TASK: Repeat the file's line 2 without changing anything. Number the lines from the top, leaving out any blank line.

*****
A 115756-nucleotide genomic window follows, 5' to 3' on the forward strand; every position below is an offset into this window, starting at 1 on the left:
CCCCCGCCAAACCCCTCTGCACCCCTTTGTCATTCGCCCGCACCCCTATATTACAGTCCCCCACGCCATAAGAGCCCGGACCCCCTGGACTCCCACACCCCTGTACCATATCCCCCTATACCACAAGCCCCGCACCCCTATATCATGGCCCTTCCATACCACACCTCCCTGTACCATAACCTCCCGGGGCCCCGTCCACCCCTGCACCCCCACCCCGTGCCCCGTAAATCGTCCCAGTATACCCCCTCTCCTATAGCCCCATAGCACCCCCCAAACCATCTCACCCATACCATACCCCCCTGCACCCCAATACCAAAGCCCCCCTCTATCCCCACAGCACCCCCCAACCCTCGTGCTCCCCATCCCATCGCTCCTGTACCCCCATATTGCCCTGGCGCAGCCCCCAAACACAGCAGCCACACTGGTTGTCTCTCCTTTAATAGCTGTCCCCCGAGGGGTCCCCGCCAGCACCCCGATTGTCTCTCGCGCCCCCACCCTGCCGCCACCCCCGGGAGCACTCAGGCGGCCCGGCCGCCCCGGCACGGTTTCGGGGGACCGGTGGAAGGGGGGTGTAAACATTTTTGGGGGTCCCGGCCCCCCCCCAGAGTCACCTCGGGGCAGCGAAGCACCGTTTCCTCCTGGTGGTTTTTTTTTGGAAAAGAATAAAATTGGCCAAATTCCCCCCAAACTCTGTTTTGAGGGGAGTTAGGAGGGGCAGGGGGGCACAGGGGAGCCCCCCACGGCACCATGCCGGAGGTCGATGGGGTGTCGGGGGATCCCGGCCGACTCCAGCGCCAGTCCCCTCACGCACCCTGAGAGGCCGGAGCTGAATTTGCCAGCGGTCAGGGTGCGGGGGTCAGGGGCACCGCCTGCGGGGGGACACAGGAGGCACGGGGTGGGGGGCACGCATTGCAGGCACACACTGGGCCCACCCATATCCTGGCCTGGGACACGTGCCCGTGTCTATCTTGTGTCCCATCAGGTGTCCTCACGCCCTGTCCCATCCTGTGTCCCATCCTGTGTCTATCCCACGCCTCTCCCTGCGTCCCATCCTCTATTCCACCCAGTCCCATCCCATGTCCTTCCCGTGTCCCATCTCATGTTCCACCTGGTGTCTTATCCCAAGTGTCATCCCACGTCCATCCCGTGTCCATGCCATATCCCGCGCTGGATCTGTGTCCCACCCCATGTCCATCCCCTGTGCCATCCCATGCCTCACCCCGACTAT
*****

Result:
CCCCCGCCAAACCCCTCTGCACCCCTTTGTCATTCGCCCGCACCCCTATATTACAGTCCCCCACGCCATAAGAGCCCGGACCCCCTGGACTCCCACACCCCTGTACCATATCCCCCTATACCACAAGCCCCGCACCCCTATATCATGGCCCTTCCATACCACACCTCCCTGTACCATAACCTCCCGGGGCCCCGTCCACCCCTGCACCCCCACCCCGTGCCCCGTAAATCGTCCCAGTATACCCCCTCTCCTATAGCCCCATAGCACCCCCCAAACCATCTCACCCATACCATACCCCCCTGCACCCCAATACCAAAGCCCCCCTCTATCCCCACAGCACCCCCCAACCCTCGTGCTCCCCATCCCATCGCTCCTGTACCCCCATATTGCCCTGGCGCAGCCCCCAAACACAGCAGCCACACTGGTTGTCTCTCCTTTAATAGCTGTCCCCCGAGGGGTCCCCGCCAGCACCCCGATTGTCTCTCGCGCCCCCACCCTGCCGCCACCCCCGGGAGCACTCAGGCGGCCCGGCCGCCCCGGCACGGTTTCGGGGGACCGGTGGAAGGGGGGTGTAAACATTTTTGGGGGTCCCGGCCCCCCCCCAGAGTCACCTCGGGGCAGCGAAGCACCGTTTCCTCCTGGTGGTTTTTTTTTGGAAAAGAATAAAATTGGCCAAATTCCCCCCAAACTCTGTTTTGAGGGGAGTTAGGAGGGGCAGGGGGGCACAGGGGAGCCCCCCACGGCACCATGCCGGAGGTCGATGGGGTGTCGGGGGATCCCGGCCGACTCCAGCGCCAGTCCCCTCACGCACCCTGAGAGGCCGGAGCTGAATTTGCCAGCGGTCAGGGTGCGGGGGTCAGGGGCACCGCCTGCGGGGGGACACAGGAGGCACGGGGTGGGGGGCACGCATTGCAGGCACACACTGGGCCCACCCATATCCTGGCCTGGGACACGTGCCCGTGTCTATCTTGTGTCCCATCAGGTGTCCTCACGCCCTGTCCCATCCTGTGTCCCATCCTGTGTCTATCCCACGCCTCTCCCTGCGTCCCATCCTCTATTCCACCCAGTCCCATCCCATGTCCTTCCCGTGTCCCATCTCATGTTCCACCTGGTGTCTTATCCCAAGTGTCATCCCACGTCCATCCCGTGTCCATGCCATATCCCGCGCTGGATCTGTGTCCCACCCCATGTCCATCCCCTGTGCCATCCCATGCCTCACCCCGACTAT